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Orakpo Adjusts to Playing Linebacker...For Now



On April 25, Brian Orakpo was in New York City waiting out the NFL Draft--and waiting on the Redskins to select him at No. 13 overall.

A week later, he was on the Redskins Park practice fields, learning the strong-side linebacker position and getting acclimated to his NFL surroundings.

"I wasn't nervous," he said. "I was excited to do the best I could."

With the conclusion of mini-camp on Sunday, Orakpo heads back to the Unversity of Texas to finish his coursework and earn his degree. He is expected to return to the team for OTAs in early June.

Orakpo lined up at strong-side linebacker during mini-camp. He is expected to play defensive end later this offseason.

The 6-3, 260-pounder played mostly defensive end at Texas.

"They're just seeing what I can do and how I can stay on the field at all times," Orakpo said. "They're throwing everything at me to see how I adjust. Later on, I'm going to get with the [defensive line] and get adjusted to that position.

"They brought me here to rush the passer and I'm not getting away from that."

On Saturday, in one set of drills as a linebacker, Orakpo lined up on the edge of the defensive line. Then Kareem Moore shouted out an alignment change, and Orakpo shifted all the way over to the opposite side of the line.

There was some hesitation in Orakpo's steps, but he was doing the right thing. The hesitation showed that he is still thinking his way through learning the defense.

Despite the learning curve, Orakpo flashed good speed and agility on the field.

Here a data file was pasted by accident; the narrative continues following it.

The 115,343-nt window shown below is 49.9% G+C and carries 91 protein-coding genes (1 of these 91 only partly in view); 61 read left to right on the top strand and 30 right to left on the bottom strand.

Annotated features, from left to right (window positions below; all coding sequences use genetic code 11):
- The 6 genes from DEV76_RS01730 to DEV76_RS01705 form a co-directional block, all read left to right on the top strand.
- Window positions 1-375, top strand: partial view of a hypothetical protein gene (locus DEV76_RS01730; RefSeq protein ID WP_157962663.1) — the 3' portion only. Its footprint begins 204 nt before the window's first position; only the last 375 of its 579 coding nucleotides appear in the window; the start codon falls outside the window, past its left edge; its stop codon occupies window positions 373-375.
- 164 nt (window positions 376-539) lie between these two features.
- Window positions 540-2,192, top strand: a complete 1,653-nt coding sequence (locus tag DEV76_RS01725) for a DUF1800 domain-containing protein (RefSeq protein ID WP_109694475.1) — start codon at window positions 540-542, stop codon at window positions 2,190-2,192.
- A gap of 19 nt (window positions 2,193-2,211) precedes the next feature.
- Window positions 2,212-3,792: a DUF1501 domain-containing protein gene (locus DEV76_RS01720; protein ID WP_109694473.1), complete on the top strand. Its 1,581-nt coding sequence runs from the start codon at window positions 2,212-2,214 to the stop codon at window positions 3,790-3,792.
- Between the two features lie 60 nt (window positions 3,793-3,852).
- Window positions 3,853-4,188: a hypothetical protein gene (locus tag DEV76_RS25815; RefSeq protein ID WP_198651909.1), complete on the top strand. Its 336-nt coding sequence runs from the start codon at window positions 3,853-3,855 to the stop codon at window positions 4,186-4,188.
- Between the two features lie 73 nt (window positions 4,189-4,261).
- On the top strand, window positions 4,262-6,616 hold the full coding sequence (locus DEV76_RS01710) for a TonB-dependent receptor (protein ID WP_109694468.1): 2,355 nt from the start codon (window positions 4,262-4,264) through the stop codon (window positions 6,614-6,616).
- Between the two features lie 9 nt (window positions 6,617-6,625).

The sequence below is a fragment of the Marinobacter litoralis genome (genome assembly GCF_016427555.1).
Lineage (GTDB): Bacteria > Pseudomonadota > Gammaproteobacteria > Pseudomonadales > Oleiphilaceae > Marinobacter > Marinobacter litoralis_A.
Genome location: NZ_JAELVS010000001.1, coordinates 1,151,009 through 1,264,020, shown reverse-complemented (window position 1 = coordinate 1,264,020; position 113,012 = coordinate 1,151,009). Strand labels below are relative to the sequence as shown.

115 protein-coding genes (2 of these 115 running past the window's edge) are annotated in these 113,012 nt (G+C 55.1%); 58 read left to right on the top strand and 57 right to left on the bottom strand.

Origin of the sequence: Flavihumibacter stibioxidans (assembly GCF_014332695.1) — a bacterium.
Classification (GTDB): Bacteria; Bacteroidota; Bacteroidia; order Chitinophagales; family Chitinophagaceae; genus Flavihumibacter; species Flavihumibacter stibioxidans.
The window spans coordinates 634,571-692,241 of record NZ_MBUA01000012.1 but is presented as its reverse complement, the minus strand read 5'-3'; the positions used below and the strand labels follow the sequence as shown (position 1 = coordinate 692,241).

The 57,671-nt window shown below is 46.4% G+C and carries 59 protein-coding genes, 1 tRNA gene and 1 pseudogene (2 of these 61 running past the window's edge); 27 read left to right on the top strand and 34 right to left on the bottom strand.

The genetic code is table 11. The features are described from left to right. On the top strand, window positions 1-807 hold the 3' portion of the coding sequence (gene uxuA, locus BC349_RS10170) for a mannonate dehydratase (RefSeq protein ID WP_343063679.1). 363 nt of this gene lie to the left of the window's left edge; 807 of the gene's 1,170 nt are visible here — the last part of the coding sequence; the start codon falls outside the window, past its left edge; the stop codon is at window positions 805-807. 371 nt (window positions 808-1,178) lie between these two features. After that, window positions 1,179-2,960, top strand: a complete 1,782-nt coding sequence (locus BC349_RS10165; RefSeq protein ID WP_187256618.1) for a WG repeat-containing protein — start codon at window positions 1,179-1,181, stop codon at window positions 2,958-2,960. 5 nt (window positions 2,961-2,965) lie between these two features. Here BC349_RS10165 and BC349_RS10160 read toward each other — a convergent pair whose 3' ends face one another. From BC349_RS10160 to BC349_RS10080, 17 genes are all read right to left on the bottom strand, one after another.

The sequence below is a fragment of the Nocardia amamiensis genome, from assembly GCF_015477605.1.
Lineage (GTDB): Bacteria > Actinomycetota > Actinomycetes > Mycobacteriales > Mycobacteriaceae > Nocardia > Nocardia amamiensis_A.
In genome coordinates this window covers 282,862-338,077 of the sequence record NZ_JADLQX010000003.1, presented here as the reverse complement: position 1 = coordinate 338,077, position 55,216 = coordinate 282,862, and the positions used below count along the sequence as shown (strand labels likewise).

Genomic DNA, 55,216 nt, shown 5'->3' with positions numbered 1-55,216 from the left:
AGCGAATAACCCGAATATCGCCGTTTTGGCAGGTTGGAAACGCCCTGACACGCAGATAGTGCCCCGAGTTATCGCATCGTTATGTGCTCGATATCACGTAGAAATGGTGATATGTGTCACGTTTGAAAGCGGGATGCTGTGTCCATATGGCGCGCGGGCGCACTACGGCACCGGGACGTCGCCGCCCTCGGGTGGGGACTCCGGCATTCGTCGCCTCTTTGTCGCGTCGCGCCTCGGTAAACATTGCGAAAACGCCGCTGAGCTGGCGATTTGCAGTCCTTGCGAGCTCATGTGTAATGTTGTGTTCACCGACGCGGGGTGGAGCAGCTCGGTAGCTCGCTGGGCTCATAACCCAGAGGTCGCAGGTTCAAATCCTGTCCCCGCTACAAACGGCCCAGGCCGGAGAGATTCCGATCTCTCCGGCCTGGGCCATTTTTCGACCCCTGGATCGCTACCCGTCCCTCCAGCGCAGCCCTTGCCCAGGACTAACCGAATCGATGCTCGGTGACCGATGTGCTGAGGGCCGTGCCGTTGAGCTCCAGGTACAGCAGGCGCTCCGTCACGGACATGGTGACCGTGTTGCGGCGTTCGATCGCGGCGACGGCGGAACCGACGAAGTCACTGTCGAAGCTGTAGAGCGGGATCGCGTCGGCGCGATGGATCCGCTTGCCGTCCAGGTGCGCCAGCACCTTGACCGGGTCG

"I saw a guy who is a tremendous athlete and he tried to hustle," Jim Zorn said. "He was in a lot of plays and he was working hard. He was just kind of feeling his way to see our tempo.

"He was standing up [at linebacker] and he was down in a four-point stance at one time. So we're going to move him around."

Added Albert Haynesworth: "I saw him pass rush, turn the corner real well, and slap the guys' hands--so he's got that part down. As a rookie, you have so many things thrown at you that it is really different. You almost can't really focus on football.

"If he can put all of that behind him and just get to playing the game, then he should be okay."

Orakpo was college football's top pass rusher in 2008, earning the Nagurski Trophy as the top defensive player, the Lombardi Trophy as the top defensive lineman and the Hendricks Award as the top defensive end.

In four seasons at Texas, Orakpo started 21-of-49 games and registered 103 tackels (75 solo), 34.5 tackles for a loss, 23 sacks and 36 quarterback pressures.

That's in the past.

Now Orakpo is easing onto his new team and getting to know his new teammates.

"I am just trying to get used to everything--the new players and the veterans," he said. "[The veterans] are all calling me 'rook.' It has been good."

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